1. Pour three and a half quarts of mixing water into a five-gallon bucket.
  2. Stir with a paddle mixer.
  3. Pour the resurfacer slowly while stirring.
  4. Continue stirring until you achieve a lump-free texture.
  5. Add water and mix some more if the mixture is too thick. However, ensure it is not too watery. The texture should be syrup-like.

Paddle mixers are best used to mix the resurfacer. If you have a power drill, mix slowly to avoid creating lumps. Avoid hand mixing, as it often results in lumps.

Once mixing is complete, apply the mixture to the ground in small sections. One square foot should be enough before you use a long-handled squeegee to scrub and spread it on the concrete. Move the tool back and forth until you achieve an even spread.


concrete brush


4. Smooth and Apply Non-slip Finish

Smooth your resurfaced surface and allow it to set for five minutes. Then, apply a non-slip finish. This finish is vital, as your concrete driveway will be wet during rainy days.

Use a wide-head concrete broom while applying the non-slip finish. Also, ensure you move the tool in the same direction with the same speed. That will give the ground a consistent, brand new finish.


5. Drying

While concrete often takes 28 days to dry, you don’t have to wait that long with resurfacers. 24 hours is enough to give it before moving on to the next step.


6. Sealing the Concrete Overlay

Physically observe if the resurfaced area is dry enough. Then, you can apply a concrete sealer to prevent stains and fading. It will also protect the area against the freeze-thaw weather cycles that cause breakage and flakes.

Use a paintbrush to apply two coats of sealer to the area. However, you must allow the first coat to dry before applying the second one.

concrete driveway

Things to Consider When Resurfacing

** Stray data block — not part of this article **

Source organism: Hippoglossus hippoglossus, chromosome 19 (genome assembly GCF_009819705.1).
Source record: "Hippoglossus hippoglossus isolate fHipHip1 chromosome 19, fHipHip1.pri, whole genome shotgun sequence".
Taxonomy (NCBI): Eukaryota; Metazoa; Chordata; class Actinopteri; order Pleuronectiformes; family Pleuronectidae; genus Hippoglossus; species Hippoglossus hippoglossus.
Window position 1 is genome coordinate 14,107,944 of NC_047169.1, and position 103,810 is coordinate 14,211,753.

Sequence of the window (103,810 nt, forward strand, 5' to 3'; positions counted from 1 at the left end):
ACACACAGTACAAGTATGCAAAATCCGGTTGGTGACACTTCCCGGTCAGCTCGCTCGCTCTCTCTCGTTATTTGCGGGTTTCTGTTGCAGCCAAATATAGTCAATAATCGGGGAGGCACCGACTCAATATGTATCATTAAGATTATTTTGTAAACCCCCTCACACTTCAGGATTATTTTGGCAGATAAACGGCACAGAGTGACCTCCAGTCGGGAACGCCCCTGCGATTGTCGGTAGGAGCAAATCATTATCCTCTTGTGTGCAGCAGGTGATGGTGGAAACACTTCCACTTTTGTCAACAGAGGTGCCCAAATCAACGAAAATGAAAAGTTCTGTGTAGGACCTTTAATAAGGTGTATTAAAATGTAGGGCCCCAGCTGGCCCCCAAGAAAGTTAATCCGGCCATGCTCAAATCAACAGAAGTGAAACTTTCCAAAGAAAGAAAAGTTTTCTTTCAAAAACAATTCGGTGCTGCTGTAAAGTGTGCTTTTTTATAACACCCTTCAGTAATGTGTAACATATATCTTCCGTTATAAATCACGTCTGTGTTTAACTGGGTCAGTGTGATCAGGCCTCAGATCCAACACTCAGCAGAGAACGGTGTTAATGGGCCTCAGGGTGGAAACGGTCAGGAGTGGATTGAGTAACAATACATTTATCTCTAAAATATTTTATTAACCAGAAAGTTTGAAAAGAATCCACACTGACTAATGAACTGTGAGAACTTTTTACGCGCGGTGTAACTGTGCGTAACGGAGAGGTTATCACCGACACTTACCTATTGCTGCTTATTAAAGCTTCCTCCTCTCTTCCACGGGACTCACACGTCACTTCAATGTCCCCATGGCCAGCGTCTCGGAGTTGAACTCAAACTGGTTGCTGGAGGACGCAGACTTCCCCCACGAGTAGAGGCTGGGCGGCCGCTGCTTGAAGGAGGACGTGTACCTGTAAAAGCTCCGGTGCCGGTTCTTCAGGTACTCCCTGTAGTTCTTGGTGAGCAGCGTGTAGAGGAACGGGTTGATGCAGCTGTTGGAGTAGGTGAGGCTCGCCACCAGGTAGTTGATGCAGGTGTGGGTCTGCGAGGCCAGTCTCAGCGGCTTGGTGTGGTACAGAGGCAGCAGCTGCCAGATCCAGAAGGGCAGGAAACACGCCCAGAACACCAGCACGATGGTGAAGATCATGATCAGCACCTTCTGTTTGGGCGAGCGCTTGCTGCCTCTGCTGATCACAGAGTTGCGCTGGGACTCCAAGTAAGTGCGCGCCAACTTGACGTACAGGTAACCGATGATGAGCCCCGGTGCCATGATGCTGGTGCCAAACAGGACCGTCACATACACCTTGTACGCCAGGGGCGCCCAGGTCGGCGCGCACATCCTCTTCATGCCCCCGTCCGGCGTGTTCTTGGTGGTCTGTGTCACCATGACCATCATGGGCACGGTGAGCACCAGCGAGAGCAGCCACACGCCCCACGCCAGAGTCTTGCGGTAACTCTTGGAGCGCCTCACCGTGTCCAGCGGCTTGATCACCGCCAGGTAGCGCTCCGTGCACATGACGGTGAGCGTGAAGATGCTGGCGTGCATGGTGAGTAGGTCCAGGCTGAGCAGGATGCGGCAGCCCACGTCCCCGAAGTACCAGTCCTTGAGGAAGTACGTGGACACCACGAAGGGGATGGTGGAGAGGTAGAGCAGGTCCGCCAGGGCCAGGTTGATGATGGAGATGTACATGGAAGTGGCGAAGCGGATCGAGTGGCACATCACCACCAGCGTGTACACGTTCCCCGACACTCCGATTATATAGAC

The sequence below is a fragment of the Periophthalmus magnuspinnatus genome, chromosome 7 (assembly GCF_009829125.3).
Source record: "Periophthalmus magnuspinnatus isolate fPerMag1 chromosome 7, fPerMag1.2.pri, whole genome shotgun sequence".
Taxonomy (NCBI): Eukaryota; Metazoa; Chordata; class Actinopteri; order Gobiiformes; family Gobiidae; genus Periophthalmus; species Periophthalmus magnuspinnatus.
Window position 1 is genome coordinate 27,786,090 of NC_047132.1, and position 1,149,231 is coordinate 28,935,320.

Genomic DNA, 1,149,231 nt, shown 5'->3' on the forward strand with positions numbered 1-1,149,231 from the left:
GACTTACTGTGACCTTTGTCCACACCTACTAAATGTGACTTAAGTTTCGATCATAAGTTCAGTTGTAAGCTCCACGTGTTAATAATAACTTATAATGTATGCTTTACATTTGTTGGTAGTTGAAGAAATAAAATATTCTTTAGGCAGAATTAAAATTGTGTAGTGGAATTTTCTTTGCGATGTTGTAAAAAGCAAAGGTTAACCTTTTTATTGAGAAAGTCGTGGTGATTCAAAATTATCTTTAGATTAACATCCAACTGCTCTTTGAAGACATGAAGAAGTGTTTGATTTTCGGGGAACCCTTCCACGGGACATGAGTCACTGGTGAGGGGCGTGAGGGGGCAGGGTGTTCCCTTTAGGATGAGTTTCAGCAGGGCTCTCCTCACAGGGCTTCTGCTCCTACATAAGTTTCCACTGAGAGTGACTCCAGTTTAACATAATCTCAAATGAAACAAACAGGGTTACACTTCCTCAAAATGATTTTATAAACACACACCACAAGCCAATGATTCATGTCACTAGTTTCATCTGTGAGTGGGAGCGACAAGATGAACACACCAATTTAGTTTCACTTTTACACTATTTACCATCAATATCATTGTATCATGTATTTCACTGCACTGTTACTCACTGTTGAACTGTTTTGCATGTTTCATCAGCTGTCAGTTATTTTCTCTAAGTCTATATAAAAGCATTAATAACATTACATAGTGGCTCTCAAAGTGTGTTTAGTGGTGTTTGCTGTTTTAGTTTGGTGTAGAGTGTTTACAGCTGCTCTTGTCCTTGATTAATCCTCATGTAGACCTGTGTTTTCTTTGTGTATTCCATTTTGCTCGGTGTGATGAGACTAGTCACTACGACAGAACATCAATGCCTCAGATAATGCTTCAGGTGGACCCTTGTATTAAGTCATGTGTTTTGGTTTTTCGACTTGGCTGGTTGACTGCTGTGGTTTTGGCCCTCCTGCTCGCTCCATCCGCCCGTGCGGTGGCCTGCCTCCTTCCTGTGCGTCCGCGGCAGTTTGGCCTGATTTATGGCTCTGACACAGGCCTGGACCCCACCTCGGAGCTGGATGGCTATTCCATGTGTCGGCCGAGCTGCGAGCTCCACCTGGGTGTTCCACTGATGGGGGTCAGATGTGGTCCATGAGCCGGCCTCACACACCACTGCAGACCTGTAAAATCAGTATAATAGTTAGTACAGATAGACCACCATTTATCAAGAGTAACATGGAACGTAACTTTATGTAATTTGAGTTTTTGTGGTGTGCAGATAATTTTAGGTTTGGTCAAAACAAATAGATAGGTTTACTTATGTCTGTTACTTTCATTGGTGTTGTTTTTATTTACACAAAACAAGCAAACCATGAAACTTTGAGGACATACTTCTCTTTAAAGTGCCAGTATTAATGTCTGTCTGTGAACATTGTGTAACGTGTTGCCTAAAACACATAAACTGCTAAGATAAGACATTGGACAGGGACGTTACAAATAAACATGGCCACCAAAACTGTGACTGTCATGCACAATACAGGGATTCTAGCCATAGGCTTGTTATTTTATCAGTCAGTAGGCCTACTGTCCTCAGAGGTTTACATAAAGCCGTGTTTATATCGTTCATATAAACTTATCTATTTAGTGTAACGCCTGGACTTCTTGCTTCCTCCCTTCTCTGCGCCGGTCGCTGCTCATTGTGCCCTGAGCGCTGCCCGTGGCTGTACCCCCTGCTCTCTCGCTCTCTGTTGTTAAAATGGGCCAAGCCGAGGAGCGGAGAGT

Now that you’ve completed the resurfacing process, it is time to consider a few things. Let’s begin with factors that can cause major or minor damage to the concrete coating or driveway. They include the following:

  • Vehicle traffic
  • Tree roots
  • Inadequate edge support
  • Frost heaves

Vehicle and foot traffic are things that you can’t control. After all, people and cars will use the ground. You can guard against the weather (freeze-thaw cycles) with ingenuity.

Placing expansion joints during resurfacing can augment the efforts of the sealers in protecting the concrete. You can do it by placing gaps between the concrete slaps.

Extras for a Better Look

You can apply an epoxy coating to your concrete driveway for better visual appeal and durability. Epoxy is resistant to most chemicals that would damage concrete. That includes stains like tire marks and oil.

Opting for this extra durable surface will require a little machinery. Floor grinders will come in before applying the epoxy. Other machines may include vacuums (dust collection), shot blasters, etc.

This process takes you into professional territory. You’ll need an expert for the job.

Do It Yourself or Hire a Contractor?

Fixing the cracking and applying the concrete coating can cost thousands of dollars. It depends on the area and how much work has to be done on your driveway.

The process is simple enough for a do-it-yourself project. However, hiring a professional for a higher standard of finish is best.


Resurfacing differs from applying a concrete overlay, although they have similar processes. An overlay is thinner than a resurfaced area and is often used to add texture and color.

Epoxy and asphalt can be used to enhance the look and durability of your driveway. They can even better protect against the weather. However, the cost is higher than concrete.